At one point, Hayes’s legal team publicly suggested that a retired police captain who was friends with Smith stormed on to the scene and – to burnish memories of the fallen ex-football pro – whisked that gun away before investigators could recover it.

Media briefly seized on the insinuation for a couple of reasons. That retired captain had dined with Smith shortly before the player’s death. And, in a chilling coincidence, Hayes’s father had tried to stab that policeman before being shot dead by other officers in the months after Hurricane Katrina struck New Orleans 11 years earlier, according to authorities. Police said the elder Hayes had a mental health emergency on the day officers shot him dead.

The Hayes legal team’s “corrupt cop” angle relied on the well-documented history of a New Orleans police department that had violated the public’s civil rights so many times that it entered into an agreement with the federal government in 2012 to implement what was then an unprecedented number of agency-wide reforms. But that theory suffered a blow after prosecutors established that the officer alleged to have engaged in a cover-up for the sake of Smith’s legacy was waiting for Smith miles away at the hotel bar where his group was headed before he was killed – though the defendant’s attorneys never ruled out that another officer who resembled the accused retired captain could have taken the gun fired at Hayes.

All told, what neutral bystanders saw and heard conflicted markedly with Racquel Smith’s testimony that her husband was calmly walking away from escalating violence when he was callously murdered and she was shot in the leg.

And Hayes’s version of events wasn’t supported either by those same recollections or ballistics evidence recovered from the scene, which showed only he shot a gun. Even testimony from Hayes’s friend and passenger – who drew his own gun but did not fire it the night of Smith’s death – failed to say that Smith had ever fired at Hayes.

Prosecutors always have the obligation to prove their assertions definitively while the defense can succeed simply by introducing reasonable doubt about the state’s case in jurors’ minds. Nonetheless, it’s likely that the gaps between the impartial observers and their partial counterparts explain the mixed outcome of Hayes’s first trial.

Some of the Saints’ most renowned figures at the time – whom New Orleanians treated like royalty – were in attendance throughout the trial to support Smith’s family. Yet jurors did not hand up the ideal outcome desired by those dignitaries, many of whom had won New Orleans’s only major professional sports championship alongside Smith.

Jurors acquitted Hayes of intentionally ramming Smith’s car in the moments before the shooting, which prosecutors had wanted to prove he had done to establish that he was the aggressor in the deadly showdown that ensued. Jurors also rejected that Hayes had willfully murdered Smith or attempted to murder Racquel, which would have landed him a mandatory sentence of life in prison.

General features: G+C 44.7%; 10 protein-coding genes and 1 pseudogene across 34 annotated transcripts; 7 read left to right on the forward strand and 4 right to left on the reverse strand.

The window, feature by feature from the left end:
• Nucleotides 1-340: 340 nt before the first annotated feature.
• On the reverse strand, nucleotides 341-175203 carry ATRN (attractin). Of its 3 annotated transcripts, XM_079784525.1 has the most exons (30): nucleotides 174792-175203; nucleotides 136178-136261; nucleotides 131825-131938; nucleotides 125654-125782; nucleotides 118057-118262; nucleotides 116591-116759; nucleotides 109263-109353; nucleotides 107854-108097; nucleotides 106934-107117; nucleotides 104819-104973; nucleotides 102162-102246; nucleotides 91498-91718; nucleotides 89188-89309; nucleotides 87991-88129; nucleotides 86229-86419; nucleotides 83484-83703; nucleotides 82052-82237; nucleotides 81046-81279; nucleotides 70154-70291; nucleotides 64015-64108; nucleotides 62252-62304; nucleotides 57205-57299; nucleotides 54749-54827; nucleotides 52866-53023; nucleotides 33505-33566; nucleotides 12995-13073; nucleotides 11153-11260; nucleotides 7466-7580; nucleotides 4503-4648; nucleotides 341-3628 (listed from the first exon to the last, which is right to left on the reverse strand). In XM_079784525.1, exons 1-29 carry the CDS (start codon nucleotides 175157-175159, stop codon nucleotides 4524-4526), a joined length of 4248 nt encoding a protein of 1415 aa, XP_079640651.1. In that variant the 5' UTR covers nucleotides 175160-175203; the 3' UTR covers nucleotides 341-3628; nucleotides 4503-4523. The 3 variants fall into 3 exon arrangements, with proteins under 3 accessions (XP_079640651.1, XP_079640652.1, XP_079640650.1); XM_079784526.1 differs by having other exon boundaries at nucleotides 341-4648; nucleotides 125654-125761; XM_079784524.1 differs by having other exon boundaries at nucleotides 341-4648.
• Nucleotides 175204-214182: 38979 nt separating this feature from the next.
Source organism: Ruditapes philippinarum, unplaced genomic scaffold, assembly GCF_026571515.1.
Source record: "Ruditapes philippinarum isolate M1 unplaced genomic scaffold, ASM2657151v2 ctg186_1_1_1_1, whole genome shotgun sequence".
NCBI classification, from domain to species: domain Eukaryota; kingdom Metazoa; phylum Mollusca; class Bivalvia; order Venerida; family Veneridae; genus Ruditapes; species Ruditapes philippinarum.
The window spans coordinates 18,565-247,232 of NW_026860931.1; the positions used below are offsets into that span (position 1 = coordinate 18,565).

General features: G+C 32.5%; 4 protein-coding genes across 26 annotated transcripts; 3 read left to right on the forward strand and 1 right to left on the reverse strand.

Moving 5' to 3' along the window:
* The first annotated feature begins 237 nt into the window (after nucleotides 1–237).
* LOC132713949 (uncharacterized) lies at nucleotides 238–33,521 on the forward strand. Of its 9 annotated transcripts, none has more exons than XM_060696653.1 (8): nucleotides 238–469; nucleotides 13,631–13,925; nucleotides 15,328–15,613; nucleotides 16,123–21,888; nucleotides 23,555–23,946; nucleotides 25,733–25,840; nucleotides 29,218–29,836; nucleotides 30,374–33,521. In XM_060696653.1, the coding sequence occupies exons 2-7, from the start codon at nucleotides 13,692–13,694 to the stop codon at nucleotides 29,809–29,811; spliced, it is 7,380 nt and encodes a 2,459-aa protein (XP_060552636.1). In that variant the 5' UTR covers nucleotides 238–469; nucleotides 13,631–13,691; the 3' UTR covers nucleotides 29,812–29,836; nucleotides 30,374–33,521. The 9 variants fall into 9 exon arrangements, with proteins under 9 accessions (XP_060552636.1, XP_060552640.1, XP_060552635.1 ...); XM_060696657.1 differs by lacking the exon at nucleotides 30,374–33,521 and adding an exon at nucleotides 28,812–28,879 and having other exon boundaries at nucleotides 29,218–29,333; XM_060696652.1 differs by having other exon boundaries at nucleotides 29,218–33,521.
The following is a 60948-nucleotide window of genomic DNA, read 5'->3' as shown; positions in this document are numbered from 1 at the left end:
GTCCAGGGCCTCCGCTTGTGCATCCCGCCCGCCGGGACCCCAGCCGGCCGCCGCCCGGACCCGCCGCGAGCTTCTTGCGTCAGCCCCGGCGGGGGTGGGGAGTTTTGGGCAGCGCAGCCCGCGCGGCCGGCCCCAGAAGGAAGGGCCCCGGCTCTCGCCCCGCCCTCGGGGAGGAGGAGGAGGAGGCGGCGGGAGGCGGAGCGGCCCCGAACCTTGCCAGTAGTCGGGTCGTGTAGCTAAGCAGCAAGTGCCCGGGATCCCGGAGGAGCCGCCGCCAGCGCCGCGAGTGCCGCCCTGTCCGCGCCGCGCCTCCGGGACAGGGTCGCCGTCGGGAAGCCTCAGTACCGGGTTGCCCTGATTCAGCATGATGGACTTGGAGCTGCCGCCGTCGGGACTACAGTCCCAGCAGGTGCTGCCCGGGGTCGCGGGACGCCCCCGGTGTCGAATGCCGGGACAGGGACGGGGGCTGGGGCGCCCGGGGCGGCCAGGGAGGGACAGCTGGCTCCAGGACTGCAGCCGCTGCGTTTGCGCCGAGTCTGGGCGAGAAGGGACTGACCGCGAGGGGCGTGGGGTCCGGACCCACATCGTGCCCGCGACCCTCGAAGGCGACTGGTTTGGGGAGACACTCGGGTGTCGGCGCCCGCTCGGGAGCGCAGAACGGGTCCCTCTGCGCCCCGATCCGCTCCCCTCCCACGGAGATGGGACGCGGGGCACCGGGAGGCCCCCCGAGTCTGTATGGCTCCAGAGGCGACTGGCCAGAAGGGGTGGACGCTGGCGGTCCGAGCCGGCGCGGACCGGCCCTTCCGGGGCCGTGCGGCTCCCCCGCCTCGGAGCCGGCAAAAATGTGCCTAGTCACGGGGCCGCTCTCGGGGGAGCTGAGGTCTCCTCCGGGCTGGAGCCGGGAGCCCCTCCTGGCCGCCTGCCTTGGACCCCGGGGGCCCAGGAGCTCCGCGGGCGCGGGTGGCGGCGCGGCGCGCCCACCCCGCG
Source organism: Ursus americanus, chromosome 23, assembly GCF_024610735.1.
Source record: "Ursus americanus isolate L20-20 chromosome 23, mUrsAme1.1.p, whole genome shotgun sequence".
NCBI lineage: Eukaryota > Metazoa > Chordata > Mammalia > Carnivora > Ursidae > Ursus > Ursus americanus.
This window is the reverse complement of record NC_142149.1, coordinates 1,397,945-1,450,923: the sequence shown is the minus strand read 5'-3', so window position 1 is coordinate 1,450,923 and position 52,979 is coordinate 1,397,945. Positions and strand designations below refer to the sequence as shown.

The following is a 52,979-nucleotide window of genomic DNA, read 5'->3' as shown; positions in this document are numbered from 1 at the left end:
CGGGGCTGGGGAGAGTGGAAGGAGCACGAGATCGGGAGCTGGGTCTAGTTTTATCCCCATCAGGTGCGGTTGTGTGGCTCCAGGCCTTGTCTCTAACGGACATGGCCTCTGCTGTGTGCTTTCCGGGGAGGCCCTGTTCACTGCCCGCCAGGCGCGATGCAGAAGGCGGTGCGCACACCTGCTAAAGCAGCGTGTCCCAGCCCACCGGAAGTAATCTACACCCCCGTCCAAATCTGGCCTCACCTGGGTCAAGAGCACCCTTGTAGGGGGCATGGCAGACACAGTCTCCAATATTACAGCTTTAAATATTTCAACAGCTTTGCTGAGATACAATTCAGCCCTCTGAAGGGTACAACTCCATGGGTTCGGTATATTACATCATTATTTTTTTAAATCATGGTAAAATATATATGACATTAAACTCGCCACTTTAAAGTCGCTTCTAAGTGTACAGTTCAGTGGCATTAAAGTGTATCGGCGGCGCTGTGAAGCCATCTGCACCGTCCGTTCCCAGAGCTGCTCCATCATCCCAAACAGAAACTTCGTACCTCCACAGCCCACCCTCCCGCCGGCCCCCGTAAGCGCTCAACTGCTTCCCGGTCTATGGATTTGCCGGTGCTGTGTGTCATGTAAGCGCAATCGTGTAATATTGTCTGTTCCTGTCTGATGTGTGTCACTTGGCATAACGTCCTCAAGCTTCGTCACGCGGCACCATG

The jury instead found Hayes guilty of manslaughter and attempted manslaughter, finding that he unintentionally but still illicitly killed Will Smith and wounded his wife in the heat of an argument.

Hayes – who has spoken about cheering Smith and his Saints compatriots as they pursued on-field glory as well as dreaming of being able to join them in the trenches – received a 25-year prison sentence that would take him away from the son he was raising.

But only 10 of 12 jurors voted to convict Hayes of the lesser charges at the end of that week-long trial, arguably the highest profile case at New Orleans’s criminal courthouse since the 1969 acquittal of a local businessman charged with helping plot the assassination of President John F Kennedy.

And when the US supreme court later ruled that such non-unanimous jury verdicts were unconstitutional, the stage was set for Hayes to be released from prison in 2021 and retried on the reduced charges of which he had once been convicted.

Hayes did not testify at his second trial, where his courtroom supporters included renowned bounce musician Big Freedia, a relative. The second jury never heard Hayes’s unsubstantiated tale that he gave from the witness box the first time around.

Yet Hayes’s choice against taking the witness stand in his retrial made little difference for him. Though jurors made the puzzling decision to acquit him of Racquel Smith’s attempted manslaughter, they found him guilty of manslaughter in Will Smith’s shooting death – unanimously this time.

That verdict once again leaves Hayes faced with serving a lengthy prison sentence.

Ultimately, nothing in the second trial – which ran for five days beginning on 22 January – substantially changed the picture that the first trial painted of Smith’s final night.

Three men in two separate cars that crashed had three pistols among them. With tempers flaring over what could have been handled with misdemeanor citations, insurance companies and civil litigation if necessary, two of the men declared to each other that they had guns with them.

One father was shot dead moments after that dual declaration. The other at least survived and, at 36, has lived longer than did the man whose life he ended. But he already spent some of his prime years in prison, is returning there for a long time, and will be best known to many in his city as simply a killer.

As Thomas reportedly put it while on the witness stand more recently: “This whole situation sucks … This whole situation is unfortunate. It could have played out different.”

  • Ramon Antonio Vargas covered the New Orleans Saints in 2013 and 2014 at the New Orleans Advocate and also covered the case of Hayes and Smith before joining the Guardian in 2022.